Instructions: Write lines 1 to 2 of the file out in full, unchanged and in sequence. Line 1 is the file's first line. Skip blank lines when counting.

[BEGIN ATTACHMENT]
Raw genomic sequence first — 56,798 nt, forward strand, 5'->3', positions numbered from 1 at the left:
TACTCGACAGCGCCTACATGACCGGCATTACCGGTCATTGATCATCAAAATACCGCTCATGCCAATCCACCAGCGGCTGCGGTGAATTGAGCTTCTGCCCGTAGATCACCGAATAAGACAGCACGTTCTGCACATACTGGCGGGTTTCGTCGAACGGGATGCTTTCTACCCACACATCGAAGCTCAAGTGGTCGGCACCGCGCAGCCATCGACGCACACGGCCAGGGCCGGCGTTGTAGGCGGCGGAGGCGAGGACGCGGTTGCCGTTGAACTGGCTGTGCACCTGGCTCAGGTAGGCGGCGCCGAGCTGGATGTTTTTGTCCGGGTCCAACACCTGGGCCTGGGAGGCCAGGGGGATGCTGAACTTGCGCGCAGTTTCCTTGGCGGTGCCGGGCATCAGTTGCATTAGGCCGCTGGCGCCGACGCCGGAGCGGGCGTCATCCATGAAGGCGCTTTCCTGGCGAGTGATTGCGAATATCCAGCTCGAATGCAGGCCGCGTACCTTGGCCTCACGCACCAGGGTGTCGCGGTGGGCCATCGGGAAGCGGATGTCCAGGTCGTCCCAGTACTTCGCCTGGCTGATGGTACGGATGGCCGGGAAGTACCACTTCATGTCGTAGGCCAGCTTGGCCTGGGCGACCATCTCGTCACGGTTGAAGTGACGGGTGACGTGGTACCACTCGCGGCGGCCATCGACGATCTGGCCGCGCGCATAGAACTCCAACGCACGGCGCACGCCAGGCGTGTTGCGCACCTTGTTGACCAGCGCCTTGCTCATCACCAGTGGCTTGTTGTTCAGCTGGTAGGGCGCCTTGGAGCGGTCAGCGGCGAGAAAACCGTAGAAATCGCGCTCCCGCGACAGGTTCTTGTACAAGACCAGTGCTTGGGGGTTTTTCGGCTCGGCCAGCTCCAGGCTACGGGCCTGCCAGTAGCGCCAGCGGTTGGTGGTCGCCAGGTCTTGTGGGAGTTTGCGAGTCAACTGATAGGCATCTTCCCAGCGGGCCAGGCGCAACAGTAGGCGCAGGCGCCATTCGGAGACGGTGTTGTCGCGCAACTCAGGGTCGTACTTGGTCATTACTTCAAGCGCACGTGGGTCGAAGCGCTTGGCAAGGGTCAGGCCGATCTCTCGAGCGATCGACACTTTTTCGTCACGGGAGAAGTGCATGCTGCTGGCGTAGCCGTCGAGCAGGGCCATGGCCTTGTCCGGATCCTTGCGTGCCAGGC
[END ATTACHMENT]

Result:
Raw genomic sequence first — 56,798 nt, forward strand, 5'->3', positions numbered from 1 at the left:
TACTCGACAGCGCCTACATGACCGGCATTACCGGTCATTGATCATCAAAATACCGCTCATGCCAATCCACCAGCGGCTGCGGTGAATTGAGCTTCTGCCCGTAGATCACCGAATAAGACAGCACGTTCTGCACATACTGGCGGGTTTCGTCGAACGGGATGCTTTCTACCCACACATCGAAGCTCAAGTGGTCGGCACCGCGCAGCCATCGACGCACACGGCCAGGGCCGGCGTTGTAGGCGGCGGAGGCGAGGACGCGGTTGCCGTTGAACTGGCTGTGCACCTGGCTCAGGTAGGCGGCGCCGAGCTGGATGTTTTTGTCCGGGTCCAACACCTGGGCCTGGGAGGCCAGGGGGATGCTGAACTTGCGCGCAGTTTCCTTGGCGGTGCCGGGCATCAGTTGCATTAGGCCGCTGGCGCCGACGCCGGAGCGGGCGTCATCCATGAAGGCGCTTTCCTGGCGAGTGATTGCGAATATCCAGCTCGAATGCAGGCCGCGTACCTTGGCCTCACGCACCAGGGTGTCGCGGTGGGCCATCGGGAAGCGGATGTCCAGGTCGTCCCAGTACTTCGCCTGGCTGATGGTACGGATGGCCGGGAAGTACCACTTCATGTCGTAGGCCAGCTTGGCCTGGGCGACCATCTCGTCACGGTTGAAGTGACGGGTGACGTGGTACCACTCGCGGCGGCCATCGACGATCTGGCCGCGCGCATAGAACTCCAACGCACGGCGCACGCCAGGCGTGTTGCGCACCTTGTTGACCAGCGCCTTGCTCATCACCAGTGGCTTGTTGTTCAGCTGGTAGGGCGCCTTGGAGCGGTCAGCGGCGAGAAAACCGTAGAAATCGCGCTCCCGCGACAGGTTCTTGTACAAGACCAGTGCTTGGGGGTTTTTCGGCTCGGCCAGCTCCAGGCTACGGGCCTGCCAGTAGCGCCAGCGGTTGGTGGTCGCCAGGTCTTGTGGGAGTTTGCGAGTCAACTGATAGGCATCTTCCCAGCGGGCCAGGCGCAACAGTAGGCGCAGGCGCCATTCGGAGACGGTGTTGTCGCGCAACTCAGGGTCGTACTTGGTCATTACTTCAAGCGCACGTGGGTCGAAGCGCTTGGCAAGGGTCAGGCCGATCTCTCGAGCGATCGACACTTTTTCGTCACGGGAGAAGTGCATGCTGCTGGCGTAGCCGTCGAGCAGGGCCATGGCCTTGTCCGGATCCTTGCGTGCCAGGC